Until now, however, experts have not known which other conditions were responsible for the jump in risk.
"There have already been a fair number of studies looking at this question, which have tended to suggest a problem with hormone therapy causing cardiac death but not consistently," Ennis said. "The thing this study has been able to do that others have not is to break people down by their risk for having cardiac disease."
Nanda and his colleagues looked at more than 5,000 men, average age about 70, with localized or locally advanced prostate cancer who were treated with radiation therapy alone or radiation therapy plus hormone therapy. Participants were followed for close to five years.
Hormone therapy was not linked with a higher risk of death from any cause in men who had no underlying cardiac conditions or only one risk factor for coronary artery disease.
But men who had congestive heart failure or who had suffered heart attacks as a result of coronary artery disease had almost double the risk of death, the researchers found.
Overall, however, only 5 percent of the initial 5,000 men studied experienced an increased death rate as a result of hormone therapy.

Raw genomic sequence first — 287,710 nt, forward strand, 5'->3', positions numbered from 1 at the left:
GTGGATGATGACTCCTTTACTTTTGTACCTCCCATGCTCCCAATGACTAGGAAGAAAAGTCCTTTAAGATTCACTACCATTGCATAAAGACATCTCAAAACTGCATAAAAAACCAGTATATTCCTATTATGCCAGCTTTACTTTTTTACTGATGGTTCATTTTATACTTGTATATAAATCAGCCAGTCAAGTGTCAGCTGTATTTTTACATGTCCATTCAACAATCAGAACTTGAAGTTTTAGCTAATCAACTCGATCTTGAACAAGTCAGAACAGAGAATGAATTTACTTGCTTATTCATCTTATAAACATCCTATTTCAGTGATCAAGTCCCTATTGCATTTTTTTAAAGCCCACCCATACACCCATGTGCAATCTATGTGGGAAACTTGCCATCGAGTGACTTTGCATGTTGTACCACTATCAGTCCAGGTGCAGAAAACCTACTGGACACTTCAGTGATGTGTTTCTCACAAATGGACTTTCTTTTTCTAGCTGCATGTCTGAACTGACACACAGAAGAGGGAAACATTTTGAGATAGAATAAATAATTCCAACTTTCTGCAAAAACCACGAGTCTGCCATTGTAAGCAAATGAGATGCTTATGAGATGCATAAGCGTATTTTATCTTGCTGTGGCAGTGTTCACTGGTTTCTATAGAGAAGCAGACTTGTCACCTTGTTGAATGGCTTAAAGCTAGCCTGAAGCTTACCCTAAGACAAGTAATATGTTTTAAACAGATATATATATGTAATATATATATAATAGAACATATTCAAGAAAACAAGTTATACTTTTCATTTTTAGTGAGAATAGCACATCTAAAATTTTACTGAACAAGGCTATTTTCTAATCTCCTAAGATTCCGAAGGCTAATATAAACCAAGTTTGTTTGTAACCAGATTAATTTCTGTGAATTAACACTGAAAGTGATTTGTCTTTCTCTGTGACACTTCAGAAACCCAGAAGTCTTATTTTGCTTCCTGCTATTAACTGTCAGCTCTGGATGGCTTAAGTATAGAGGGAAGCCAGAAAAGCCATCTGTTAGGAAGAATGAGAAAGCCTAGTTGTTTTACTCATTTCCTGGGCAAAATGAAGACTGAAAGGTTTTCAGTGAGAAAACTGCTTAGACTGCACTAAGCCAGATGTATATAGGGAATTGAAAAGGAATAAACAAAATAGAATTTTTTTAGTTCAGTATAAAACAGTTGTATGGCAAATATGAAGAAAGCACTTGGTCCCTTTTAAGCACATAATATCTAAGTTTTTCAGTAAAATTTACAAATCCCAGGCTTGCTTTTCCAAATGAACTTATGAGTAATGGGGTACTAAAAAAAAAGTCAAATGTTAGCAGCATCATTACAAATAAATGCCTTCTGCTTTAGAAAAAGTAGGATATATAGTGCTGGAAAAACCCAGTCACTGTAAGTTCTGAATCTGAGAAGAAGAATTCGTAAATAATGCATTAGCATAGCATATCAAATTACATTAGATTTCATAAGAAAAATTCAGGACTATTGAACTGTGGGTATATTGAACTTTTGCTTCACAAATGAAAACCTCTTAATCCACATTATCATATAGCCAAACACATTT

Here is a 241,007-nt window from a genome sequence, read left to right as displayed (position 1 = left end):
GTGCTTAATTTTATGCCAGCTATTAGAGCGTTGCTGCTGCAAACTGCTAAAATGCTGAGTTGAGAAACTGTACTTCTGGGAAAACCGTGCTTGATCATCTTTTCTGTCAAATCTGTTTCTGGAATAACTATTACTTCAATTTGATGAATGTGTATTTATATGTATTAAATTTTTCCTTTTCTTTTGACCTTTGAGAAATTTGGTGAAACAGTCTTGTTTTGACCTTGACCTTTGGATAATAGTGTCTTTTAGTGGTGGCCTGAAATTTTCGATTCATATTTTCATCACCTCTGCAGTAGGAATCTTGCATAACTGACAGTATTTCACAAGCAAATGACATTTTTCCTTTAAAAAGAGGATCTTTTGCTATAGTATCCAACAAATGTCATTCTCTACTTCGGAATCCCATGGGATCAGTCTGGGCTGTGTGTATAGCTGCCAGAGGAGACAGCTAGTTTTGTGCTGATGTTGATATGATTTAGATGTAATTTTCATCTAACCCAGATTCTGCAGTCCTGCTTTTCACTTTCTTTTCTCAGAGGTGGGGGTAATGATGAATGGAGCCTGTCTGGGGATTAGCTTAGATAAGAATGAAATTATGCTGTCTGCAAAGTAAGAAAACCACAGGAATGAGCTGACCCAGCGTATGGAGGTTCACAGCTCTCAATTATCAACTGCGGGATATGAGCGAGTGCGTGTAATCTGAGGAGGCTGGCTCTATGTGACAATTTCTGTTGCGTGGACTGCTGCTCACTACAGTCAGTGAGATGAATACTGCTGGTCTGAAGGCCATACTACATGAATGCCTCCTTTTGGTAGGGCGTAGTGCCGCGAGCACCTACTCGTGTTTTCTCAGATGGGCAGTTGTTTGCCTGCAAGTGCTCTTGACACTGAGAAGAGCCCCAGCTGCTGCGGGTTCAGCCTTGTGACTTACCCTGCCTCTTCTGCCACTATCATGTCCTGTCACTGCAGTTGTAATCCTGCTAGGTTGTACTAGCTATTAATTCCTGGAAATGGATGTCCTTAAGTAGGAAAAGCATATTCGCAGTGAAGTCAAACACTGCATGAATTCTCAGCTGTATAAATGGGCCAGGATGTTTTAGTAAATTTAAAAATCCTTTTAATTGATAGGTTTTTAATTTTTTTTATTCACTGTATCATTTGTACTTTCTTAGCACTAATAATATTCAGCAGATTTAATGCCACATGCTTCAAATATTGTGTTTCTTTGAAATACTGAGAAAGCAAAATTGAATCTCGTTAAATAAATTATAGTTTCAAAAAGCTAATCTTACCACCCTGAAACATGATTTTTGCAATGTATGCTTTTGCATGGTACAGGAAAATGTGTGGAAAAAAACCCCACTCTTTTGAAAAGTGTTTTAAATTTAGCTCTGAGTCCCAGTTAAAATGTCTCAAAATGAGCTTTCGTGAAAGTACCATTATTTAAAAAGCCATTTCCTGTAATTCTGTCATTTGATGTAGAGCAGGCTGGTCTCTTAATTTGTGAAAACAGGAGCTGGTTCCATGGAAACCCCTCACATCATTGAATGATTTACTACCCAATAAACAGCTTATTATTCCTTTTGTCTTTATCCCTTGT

"Men with favorable risk [less aggressive] prostate cancer only receive hormone therapy to shrink their gland and make them eligible for brachytherapy [radioactive "seeds" are planted inside the malignant tissue] and, in that setting, if the patient has a history of heart attack or heart failure, we would recommend that they consider alternative treatment strategies such as external beam radiation alone or active surveillance [doctors follow the cancer without actually treating it at that time]," Nanda said.
"But for men who have more aggressive cancer, several clinical trials have shown that adding hormone therapy to radiation actually leads to an increase in survival a
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